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Black History Month

Things we wouldn’t have if it weren't for Black inventors: 

  • Dust Pans

  • Ironing Board

  • Peanut Butter!!!!!

  • Improved Version of Refrigerator 

  • Automatic Elevator Doors

  • Potato Chips

  • Home Security Systems



Famous African Americans and their Role in History:


Black History Month is a celebration of achievements made by African Americans and their role in history. “Since 1976, every U.S. President has officially designated the month of February as Black History Month.” The United States isn't the only country to celebrate Black History Month, other countries, such as Canada and the United Kingdom, also dedicate certain month(s) to Black History. To celebrate Black History Month on The Lance, here is a list of some of the most influential African Americans, including activists and civil rights pioneers, as well as, cultural leaders: 


Jackie Robinson (1919-1972): Robinson was the first African American major league baseball player. “On April 15, 1947, Robinson broke the decades-old “color line” of Major League Baseball when he appeared on the field for the National League Brooklyn Dodgers. He played as an infielder and outfielder for the Dodgers from 1947 through 1956.” Although the position came with a lot of hate from fans and players, Robinson was given multiple awards and Honors for his bravery and the legacy he left behind. If it weren’t for Robinson African American men would not be able to put on a MLB jersey. 


Aretha Franklin (1942- 2018): Aretha Franklin, Queen of Soul, was a singer/songwriter and civil rights activist. Franklin has sold over 75 million copies of her albums and used her music to spread awareness. Franklin is recognized to have changed the dynamic of music and its culture. She was in the music industry for nearly 60 years before her death and her legacy continues to live on.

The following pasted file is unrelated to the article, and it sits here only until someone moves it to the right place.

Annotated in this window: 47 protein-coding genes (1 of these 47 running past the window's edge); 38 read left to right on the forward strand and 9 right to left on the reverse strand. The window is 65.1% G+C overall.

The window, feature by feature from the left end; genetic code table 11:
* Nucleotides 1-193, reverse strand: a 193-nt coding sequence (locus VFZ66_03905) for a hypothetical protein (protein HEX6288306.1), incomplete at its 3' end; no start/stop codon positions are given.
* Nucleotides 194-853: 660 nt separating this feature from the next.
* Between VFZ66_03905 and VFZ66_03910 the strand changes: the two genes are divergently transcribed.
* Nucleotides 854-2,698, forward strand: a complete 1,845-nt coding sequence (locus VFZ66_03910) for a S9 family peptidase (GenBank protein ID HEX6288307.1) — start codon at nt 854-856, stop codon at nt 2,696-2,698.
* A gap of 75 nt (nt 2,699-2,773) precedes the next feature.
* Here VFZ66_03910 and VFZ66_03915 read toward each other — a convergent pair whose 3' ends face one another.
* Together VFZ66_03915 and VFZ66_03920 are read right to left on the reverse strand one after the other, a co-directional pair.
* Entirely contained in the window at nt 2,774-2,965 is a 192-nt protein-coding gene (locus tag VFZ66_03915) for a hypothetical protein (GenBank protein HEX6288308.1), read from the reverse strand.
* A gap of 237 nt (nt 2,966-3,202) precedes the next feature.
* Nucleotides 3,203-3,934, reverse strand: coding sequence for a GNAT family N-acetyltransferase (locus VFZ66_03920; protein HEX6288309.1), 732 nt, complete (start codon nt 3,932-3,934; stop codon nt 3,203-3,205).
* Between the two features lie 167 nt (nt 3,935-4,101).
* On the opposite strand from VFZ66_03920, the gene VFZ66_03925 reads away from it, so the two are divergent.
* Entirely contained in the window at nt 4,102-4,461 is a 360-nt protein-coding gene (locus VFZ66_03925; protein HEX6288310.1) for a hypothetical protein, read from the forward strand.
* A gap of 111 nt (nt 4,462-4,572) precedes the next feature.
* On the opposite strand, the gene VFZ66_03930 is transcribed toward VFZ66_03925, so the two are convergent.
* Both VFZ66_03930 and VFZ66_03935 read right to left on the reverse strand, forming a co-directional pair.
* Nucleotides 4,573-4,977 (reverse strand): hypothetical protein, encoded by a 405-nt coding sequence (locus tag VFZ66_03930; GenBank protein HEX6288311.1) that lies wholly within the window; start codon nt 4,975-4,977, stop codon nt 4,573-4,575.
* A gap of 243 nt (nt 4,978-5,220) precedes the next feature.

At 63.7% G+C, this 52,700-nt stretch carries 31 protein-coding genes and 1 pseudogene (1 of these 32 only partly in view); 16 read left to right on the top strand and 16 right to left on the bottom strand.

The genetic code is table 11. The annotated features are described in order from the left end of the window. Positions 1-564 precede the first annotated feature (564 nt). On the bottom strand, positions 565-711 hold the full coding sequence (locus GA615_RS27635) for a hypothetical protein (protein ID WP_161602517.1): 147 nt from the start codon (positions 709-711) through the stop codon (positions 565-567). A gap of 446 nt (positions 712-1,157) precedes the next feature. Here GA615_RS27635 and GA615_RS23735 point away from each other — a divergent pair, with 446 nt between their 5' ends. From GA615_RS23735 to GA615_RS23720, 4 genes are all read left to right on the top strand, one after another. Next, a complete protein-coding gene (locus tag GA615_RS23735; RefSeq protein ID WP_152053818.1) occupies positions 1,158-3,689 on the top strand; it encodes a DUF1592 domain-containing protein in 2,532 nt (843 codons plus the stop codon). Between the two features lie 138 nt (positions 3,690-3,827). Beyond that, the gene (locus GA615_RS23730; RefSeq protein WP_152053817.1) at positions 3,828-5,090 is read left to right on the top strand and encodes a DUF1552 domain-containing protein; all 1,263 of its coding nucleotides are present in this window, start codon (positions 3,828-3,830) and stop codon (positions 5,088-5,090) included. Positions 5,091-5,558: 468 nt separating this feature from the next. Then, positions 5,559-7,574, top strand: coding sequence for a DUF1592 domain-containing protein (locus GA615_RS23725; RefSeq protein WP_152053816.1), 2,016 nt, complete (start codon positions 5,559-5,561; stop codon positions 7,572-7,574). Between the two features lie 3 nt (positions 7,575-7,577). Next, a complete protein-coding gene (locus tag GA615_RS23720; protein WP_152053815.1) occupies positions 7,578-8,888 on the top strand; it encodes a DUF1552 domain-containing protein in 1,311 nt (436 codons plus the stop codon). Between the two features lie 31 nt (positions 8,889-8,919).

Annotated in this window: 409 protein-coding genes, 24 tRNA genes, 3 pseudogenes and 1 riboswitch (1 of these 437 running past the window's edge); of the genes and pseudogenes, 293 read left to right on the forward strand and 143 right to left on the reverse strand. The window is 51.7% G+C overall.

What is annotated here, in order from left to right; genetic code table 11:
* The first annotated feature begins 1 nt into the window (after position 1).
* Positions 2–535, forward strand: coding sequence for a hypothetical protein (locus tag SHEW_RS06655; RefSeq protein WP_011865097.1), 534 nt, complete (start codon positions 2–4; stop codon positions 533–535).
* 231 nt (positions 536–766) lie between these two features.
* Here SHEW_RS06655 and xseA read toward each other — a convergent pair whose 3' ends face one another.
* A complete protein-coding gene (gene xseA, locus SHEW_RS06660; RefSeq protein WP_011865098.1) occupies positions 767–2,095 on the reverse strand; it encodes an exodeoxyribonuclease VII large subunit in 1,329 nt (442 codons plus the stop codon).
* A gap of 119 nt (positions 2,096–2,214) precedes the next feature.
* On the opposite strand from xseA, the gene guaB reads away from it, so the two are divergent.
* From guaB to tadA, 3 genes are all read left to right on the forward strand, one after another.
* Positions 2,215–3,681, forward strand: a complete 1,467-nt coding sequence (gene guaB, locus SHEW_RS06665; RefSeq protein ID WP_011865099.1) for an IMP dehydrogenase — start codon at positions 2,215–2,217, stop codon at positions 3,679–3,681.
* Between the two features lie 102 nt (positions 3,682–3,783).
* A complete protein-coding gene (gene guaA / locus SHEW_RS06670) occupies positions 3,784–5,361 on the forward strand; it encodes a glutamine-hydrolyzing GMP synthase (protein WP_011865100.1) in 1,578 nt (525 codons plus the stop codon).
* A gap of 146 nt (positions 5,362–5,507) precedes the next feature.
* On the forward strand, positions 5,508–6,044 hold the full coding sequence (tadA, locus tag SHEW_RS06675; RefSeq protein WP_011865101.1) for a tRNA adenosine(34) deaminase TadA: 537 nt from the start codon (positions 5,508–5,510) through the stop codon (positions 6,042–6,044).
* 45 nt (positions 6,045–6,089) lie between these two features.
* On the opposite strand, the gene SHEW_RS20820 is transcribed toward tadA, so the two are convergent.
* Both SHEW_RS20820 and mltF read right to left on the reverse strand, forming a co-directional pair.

Martin Luther King, Jr. (1929-1968): Martin Luther King Jr. was a civil rights leader and activist- also a minister- who led the civil rights movement in the 50s up until he died in 1968. MLK is very well known for his success in ending segregation of African Americans in the South and his speeches that led him to do so. At age six, King was already being treated differently and he knew that was wrong. King devoted his life to changing the dynamic of the United States and the racial discrimination that surrounded it. King participated in the Montgomery Bus Boycott and many other protests that contributed to his legacy. 


Oprah Winfrey- Born in 1954, Oprah Winfrey, a TV personality and actress has become one of the most influential women in the United States. Oprah has won many awards for her charitable personality and multiple Emmys for her talk show host, The Oprah Winfrey Show. Oprah is recognized for her admirable contributions to minorities, “In 2007 she opened a $40 million school for disadvantaged girls in South Africa. She also became an outspoken crusader against child abuse.” 


Bessie Coleman (1892-1926): Bessie Coleman was an American Aviator and star of early aviation shows. “Coleman grew up in Waxahatchie, Texas, where her mathematical aptitude freed her from working in the cotton fields. She attended college in Langston, Oklahoma, briefly, before moving to Chicago, where she worked as a manicurist and restaurant manager and became interested in the then new profession of aviation.” Coleman experienced loads of discrimination in aviation school where she learned even more that she would have to work twice as hard to become accomplished in the United States. Ultimately Coleman became the first African American woman to receive and hold a pilot license. 


Maya Angelou (1928- 2014):  Maya Angelou was a successful poet, actress, and memoirist who explored themes of racial, economic, and sexual discrimination. Angelou was very successful: “Angelou’s first autobiographical work, I Know Why the Caged Bird Sings (1969), gained critical acclaim and a National Book Award nomination. Her best-known poem is perhaps On the Pulse of Morning, which she composed and delivered for the inauguration of U.S. Pres. Bill Clinton in 1993.” Angelou was also awarded an NAACP award and left a huge legacy behind. 


Happy Black History Month! 

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